10. Arising from our investigations, we identified the main research areas in which the technology of cloning by nuclear transfer may be considered to have potential beneficial application both within agriculture and in other fields. These are:
a) applied biomedical research - by utilising nuclear transfer as a means of gene targeting to achieve very precise manipulations of the genomes of farm species. This may be relevant to the production of:
b) fundamental academic research - to improve our understanding of the control of cell differentiation and development and of the ageing process.
Hence there are reasons why cloning might be permitted in the research environment. However, neither of these categories might be considered to be an agricultural application, and our remit was to consider the implications for farmed livestock. Therefore, whilst recognising that the above research may lead to knowledge which may ultimately be important in agricultural practice, we also recognised a third important potential application, more relevant to agriculture:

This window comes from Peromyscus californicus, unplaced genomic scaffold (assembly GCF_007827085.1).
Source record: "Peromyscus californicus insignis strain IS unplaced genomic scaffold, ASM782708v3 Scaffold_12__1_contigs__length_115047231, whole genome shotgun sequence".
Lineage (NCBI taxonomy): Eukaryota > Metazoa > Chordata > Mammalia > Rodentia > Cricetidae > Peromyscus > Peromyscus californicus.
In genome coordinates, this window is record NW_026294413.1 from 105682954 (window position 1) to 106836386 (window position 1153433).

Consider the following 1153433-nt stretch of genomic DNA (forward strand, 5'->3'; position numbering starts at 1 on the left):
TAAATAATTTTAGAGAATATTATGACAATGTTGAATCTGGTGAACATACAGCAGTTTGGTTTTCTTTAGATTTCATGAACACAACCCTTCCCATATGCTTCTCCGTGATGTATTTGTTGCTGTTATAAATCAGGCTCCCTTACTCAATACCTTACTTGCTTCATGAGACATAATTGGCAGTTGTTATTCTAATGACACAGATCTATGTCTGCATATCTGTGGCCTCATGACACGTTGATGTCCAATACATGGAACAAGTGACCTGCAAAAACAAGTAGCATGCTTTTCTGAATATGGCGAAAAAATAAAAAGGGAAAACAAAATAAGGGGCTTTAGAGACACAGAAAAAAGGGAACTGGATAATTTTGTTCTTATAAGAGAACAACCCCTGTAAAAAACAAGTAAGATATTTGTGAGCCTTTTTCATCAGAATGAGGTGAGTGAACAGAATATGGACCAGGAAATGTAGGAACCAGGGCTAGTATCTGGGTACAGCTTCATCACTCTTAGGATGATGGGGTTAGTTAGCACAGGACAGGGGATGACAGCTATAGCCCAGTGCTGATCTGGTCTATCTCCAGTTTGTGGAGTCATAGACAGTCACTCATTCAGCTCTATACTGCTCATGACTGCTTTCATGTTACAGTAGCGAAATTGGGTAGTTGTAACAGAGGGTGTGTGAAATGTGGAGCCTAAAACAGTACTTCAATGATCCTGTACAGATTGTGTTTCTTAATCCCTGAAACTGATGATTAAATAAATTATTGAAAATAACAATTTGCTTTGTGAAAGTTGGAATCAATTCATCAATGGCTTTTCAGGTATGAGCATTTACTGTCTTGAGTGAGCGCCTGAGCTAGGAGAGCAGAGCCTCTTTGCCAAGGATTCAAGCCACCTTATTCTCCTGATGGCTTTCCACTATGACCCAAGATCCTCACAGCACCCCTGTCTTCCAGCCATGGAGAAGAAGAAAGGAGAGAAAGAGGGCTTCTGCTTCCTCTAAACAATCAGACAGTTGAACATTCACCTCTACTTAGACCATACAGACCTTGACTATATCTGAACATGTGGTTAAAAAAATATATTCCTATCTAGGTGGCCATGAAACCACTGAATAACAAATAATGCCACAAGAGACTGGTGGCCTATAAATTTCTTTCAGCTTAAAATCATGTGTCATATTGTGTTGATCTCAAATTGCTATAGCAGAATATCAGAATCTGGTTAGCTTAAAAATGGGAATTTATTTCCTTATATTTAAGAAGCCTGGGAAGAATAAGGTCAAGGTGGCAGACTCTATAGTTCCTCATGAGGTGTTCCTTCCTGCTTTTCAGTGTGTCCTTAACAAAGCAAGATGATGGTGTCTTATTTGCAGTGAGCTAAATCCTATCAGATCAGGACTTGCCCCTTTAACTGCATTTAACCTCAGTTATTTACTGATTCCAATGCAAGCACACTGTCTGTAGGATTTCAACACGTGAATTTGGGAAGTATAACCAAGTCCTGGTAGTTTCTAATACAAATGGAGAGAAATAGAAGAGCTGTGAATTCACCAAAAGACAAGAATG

c) livestock breeding - possibly only at the elite level, for example to disperse the genes of elite animals or for the conservation of rare breeds.
11. Whilst these might be considered to represent the case in favour of cloning, there are important ethical arguments against cloning, some of which, if accepted, would lead to the conclusion that cloning should not be permitted in any circumstances no matter what the benefits. We adopted a strategy similar to that applied by the Kennedy Committee in 1996 considering xenotransplantation. If we concluded that cloning of farmed livestock was ethically unacceptable, all other questions would fall away. If we concluded otherwise, then other questions arise concerning the safeguards which need to be in place.